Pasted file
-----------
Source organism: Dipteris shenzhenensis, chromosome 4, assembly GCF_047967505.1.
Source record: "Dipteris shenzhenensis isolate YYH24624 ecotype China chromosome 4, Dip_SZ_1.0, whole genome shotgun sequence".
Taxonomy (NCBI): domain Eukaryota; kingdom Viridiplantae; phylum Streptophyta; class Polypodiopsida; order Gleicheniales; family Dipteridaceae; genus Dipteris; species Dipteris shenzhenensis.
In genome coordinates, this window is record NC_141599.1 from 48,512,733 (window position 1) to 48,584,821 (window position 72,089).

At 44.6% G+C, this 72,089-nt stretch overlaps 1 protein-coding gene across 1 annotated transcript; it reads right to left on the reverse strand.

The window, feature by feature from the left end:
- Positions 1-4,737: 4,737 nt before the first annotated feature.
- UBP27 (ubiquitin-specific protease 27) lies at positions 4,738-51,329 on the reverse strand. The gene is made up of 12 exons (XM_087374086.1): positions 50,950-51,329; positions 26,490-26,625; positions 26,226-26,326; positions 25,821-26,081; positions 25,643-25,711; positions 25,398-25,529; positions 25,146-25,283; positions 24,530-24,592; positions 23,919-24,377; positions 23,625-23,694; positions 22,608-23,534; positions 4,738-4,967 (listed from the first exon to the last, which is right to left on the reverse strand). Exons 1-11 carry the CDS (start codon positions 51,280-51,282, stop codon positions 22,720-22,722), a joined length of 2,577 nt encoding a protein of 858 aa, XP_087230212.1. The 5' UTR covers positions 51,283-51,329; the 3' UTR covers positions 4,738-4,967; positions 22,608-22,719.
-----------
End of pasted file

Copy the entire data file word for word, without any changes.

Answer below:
Source organism: Dipteris shenzhenensis, chromosome 4, assembly GCF_047967505.1.
Source record: "Dipteris shenzhenensis isolate YYH24624 ecotype China chromosome 4, Dip_SZ_1.0, whole genome shotgun sequence".
Taxonomy (NCBI): domain Eukaryota; kingdom Viridiplantae; phylum Streptophyta; class Polypodiopsida; order Gleicheniales; family Dipteridaceae; genus Dipteris; species Dipteris shenzhenensis.
In genome coordinates, this window is record NC_141599.1 from 48,512,733 (window position 1) to 48,584,821 (window position 72,089).

At 44.6% G+C, this 72,089-nt stretch overlaps 1 protein-coding gene across 1 annotated transcript; it reads right to left on the reverse strand.

The window, feature by feature from the left end:
- Positions 1-4,737: 4,737 nt before the first annotated feature.
- UBP27 (ubiquitin-specific protease 27) lies at positions 4,738-51,329 on the reverse strand. The gene is made up of 12 exons (XM_087374086.1): positions 50,950-51,329; positions 26,490-26,625; positions 26,226-26,326; positions 25,821-26,081; positions 25,643-25,711; positions 25,398-25,529; positions 25,146-25,283; positions 24,530-24,592; positions 23,919-24,377; positions 23,625-23,694; positions 22,608-23,534; positions 4,738-4,967 (listed from the first exon to the last, which is right to left on the reverse strand). Exons 1-11 carry the CDS (start codon positions 51,280-51,282, stop codon positions 22,720-22,722), a joined length of 2,577 nt encoding a protein of 858 aa, XP_087230212.1. The 5' UTR covers positions 51,283-51,329; the 3' UTR covers positions 4,738-4,967; positions 22,608-22,719.